Themes and Meanings (Masterplots II: Short Story Series, Revised Edition)
“An Occurrence at Owl Creek Bridge” is typical of Ambrose Bierce’s fiction in that it deals with the outré, the unusual, here violent death and a heightened psychological state; it contains sardonic humor; and it ends with a cynical, ironic twist. This story is one of several that he wrote about the Civil War. (Bierce fought in the Civil War; he was a member of the Indiana volunteers and was apparently a brave and skillful soldier.) The grotesque reality, the horror, of war was one of his persistent themes. There is nothing glorious in Bierce’s depiction of the war; the Union army is cold, efficient, and deceitful; the Southern planter is “a slave owner, . . . a politician” who was, therefore, “naturally an original secessionist.” Furthermore, Farquhar suffers from the illusion that war provides opportunities for glory, “distinction,” and “adventure.” The trap is set, and the execution of this rather pathetic quarry is concluded with ruthless efficiency. Farquhar’s dreams of “service with the gallant army,” his “longing for the release of his energies” lead him directly to a sudden and decidedly unremarkable death—a final, brutal release of his “energies.”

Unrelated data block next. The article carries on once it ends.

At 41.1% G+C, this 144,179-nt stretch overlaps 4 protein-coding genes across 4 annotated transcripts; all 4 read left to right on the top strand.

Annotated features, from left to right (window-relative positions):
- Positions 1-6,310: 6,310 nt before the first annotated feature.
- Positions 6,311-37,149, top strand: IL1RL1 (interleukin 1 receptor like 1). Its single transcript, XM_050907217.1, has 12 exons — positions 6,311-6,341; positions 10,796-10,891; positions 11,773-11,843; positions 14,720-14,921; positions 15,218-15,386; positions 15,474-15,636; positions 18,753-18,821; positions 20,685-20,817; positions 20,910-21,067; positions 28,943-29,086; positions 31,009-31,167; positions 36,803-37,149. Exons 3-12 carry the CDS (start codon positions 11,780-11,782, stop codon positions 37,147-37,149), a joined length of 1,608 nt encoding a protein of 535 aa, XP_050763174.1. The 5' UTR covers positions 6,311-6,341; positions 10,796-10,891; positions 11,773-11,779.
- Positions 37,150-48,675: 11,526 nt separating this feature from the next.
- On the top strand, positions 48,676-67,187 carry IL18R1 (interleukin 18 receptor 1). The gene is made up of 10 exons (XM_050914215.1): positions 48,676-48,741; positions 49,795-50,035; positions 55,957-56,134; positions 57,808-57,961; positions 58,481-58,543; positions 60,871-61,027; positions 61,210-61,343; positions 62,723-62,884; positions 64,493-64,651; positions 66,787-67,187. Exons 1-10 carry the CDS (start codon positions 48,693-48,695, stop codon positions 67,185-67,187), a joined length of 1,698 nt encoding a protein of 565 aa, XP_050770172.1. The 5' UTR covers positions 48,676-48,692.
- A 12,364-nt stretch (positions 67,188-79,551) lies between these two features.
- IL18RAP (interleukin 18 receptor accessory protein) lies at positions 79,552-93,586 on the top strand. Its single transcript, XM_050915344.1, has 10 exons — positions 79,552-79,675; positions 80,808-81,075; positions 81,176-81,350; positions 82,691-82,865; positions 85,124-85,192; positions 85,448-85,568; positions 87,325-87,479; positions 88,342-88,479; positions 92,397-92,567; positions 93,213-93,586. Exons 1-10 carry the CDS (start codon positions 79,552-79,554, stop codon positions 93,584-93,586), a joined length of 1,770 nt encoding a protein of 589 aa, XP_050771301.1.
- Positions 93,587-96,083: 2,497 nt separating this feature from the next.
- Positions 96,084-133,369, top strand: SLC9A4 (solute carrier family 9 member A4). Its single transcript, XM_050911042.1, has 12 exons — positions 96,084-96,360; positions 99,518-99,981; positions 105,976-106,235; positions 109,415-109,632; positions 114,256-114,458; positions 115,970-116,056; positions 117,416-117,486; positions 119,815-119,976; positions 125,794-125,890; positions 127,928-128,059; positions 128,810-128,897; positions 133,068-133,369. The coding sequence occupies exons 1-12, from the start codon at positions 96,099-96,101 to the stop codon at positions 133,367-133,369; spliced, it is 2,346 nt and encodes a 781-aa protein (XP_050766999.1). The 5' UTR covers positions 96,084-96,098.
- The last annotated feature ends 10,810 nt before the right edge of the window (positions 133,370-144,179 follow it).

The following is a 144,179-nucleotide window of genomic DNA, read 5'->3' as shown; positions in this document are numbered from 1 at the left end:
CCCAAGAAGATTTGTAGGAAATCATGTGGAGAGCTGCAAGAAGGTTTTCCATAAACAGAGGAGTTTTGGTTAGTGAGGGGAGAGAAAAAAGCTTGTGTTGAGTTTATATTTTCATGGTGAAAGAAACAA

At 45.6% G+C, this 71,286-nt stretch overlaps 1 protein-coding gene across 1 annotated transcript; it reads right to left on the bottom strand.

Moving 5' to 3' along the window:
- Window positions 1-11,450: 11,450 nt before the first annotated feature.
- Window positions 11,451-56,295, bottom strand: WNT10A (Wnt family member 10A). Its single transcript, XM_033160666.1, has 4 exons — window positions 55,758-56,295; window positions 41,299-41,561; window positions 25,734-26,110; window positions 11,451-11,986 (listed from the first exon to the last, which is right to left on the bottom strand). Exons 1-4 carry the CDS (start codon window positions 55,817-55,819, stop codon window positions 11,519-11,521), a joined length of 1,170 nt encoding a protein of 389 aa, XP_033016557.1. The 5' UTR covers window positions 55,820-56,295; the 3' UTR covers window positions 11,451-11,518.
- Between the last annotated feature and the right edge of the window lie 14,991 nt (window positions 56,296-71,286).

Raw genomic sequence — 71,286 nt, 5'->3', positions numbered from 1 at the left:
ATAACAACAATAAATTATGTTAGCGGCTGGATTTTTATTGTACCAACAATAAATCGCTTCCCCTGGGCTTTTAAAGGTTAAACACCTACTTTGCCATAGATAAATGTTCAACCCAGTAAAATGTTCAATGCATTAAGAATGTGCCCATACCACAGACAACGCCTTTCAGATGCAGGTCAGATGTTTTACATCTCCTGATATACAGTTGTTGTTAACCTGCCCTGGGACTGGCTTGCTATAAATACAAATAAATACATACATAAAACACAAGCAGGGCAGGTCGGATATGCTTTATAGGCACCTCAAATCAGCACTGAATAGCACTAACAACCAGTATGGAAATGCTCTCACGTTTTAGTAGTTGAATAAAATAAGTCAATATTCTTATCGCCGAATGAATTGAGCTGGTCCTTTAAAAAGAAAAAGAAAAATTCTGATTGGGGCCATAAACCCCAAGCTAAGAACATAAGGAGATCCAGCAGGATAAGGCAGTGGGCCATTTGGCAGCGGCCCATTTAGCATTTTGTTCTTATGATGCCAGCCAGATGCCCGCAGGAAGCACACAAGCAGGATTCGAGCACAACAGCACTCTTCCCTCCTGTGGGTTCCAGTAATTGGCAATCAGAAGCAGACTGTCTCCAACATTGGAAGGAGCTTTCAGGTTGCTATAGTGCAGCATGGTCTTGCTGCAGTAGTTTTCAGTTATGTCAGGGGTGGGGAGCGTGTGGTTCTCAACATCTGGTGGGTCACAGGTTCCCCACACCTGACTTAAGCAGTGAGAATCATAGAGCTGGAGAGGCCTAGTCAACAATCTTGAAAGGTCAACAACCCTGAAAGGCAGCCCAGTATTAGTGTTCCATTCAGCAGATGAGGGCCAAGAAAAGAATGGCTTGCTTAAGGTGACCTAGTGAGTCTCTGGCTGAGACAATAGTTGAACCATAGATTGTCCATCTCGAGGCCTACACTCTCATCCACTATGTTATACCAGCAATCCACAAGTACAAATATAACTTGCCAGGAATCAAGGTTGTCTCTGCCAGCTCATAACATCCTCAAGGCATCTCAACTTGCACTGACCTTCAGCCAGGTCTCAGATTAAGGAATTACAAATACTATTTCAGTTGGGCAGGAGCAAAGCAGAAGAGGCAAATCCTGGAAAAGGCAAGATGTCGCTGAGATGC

Another of Bierce’s concerns in this, and in various other stories, is the portrayal of intense psychological states. The withholding of information is not mere trickery; rather it is a logical, calculated effort to force the reader into the realization that...
(The entire section is 576 words.)
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